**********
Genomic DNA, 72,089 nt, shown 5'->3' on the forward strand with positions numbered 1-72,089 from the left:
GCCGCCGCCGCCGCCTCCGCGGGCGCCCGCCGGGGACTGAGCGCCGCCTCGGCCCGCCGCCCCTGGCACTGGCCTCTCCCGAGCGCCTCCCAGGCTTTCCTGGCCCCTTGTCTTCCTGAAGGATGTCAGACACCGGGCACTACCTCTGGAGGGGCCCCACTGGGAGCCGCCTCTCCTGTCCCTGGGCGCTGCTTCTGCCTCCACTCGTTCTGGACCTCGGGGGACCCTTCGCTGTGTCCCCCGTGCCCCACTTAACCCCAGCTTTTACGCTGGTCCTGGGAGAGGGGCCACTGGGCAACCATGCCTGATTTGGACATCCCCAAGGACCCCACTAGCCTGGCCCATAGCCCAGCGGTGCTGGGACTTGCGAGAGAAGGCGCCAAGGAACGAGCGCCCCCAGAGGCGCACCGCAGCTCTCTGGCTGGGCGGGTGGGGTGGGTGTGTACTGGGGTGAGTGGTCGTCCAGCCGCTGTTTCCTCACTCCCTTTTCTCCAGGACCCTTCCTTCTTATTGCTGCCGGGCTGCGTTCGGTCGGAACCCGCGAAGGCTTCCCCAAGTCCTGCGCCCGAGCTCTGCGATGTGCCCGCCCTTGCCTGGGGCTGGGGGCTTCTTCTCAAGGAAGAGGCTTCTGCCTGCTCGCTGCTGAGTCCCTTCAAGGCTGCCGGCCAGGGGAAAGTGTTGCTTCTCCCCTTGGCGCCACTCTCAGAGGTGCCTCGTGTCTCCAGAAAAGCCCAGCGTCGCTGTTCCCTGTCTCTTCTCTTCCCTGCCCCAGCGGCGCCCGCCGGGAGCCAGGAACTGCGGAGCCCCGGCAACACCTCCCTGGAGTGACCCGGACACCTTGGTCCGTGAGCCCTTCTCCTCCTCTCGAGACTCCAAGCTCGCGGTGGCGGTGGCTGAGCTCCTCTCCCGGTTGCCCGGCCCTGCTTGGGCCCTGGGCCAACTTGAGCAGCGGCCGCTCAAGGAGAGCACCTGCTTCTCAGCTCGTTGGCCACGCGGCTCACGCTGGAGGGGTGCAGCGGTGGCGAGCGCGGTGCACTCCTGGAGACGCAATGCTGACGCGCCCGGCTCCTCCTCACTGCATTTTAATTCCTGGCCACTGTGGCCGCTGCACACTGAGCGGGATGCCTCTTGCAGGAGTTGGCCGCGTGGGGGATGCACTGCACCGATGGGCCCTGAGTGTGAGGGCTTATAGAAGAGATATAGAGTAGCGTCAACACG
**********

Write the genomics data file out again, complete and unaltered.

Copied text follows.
Genomic DNA, 72,089 nt, shown 5'->3' on the forward strand with positions numbered 1-72,089 from the left:
GCCGCCGCCGCCGCCTCCGCGGGCGCCCGCCGGGGACTGAGCGCCGCCTCGGCCCGCCGCCCCTGGCACTGGCCTCTCCCGAGCGCCTCCCAGGCTTTCCTGGCCCCTTGTCTTCCTGAAGGATGTCAGACACCGGGCACTACCTCTGGAGGGGCCCCACTGGGAGCCGCCTCTCCTGTCCCTGGGCGCTGCTTCTGCCTCCACTCGTTCTGGACCTCGGGGGACCCTTCGCTGTGTCCCCCGTGCCCCACTTAACCCCAGCTTTTACGCTGGTCCTGGGAGAGGGGCCACTGGGCAACCATGCCTGATTTGGACATCCCCAAGGACCCCACTAGCCTGGCCCATAGCCCAGCGGTGCTGGGACTTGCGAGAGAAGGCGCCAAGGAACGAGCGCCCCCAGAGGCGCACCGCAGCTCTCTGGCTGGGCGGGTGGGGTGGGTGTGTACTGGGGTGAGTGGTCGTCCAGCCGCTGTTTCCTCACTCCCTTTTCTCCAGGACCCTTCCTTCTTATTGCTGCCGGGCTGCGTTCGGTCGGAACCCGCGAAGGCTTCCCCAAGTCCTGCGCCCGAGCTCTGCGATGTGCCCGCCCTTGCCTGGGGCTGGGGGCTTCTTCTCAAGGAAGAGGCTTCTGCCTGCTCGCTGCTGAGTCCCTTCAAGGCTGCCGGCCAGGGGAAAGTGTTGCTTCTCCCCTTGGCGCCACTCTCAGAGGTGCCTCGTGTCTCCAGAAAAGCCCAGCGTCGCTGTTCCCTGTCTCTTCTCTTCCCTGCCCCAGCGGCGCCCGCCGGGAGCCAGGAACTGCGGAGCCCCGGCAACACCTCCCTGGAGTGACCCGGACACCTTGGTCCGTGAGCCCTTCTCCTCCTCTCGAGACTCCAAGCTCGCGGTGGCGGTGGCTGAGCTCCTCTCCCGGTTGCCCGGCCCTGCTTGGGCCCTGGGCCAACTTGAGCAGCGGCCGCTCAAGGAGAGCACCTGCTTCTCAGCTCGTTGGCCACGCGGCTCACGCTGGAGGGGTGCAGCGGTGGCGAGCGCGGTGCACTCCTGGAGACGCAATGCTGACGCGCCCGGCTCCTCCTCACTGCATTTTAATTCCTGGCCACTGTGGCCGCTGCACACTGAGCGGGATGCCTCTTGCAGGAGTTGGCCGCGTGGGGGATGCACTGCACCGATGGGCCCTGAGTGTGAGGGCTTATAGAAGAGATATAGAGTAGCGTCAACACG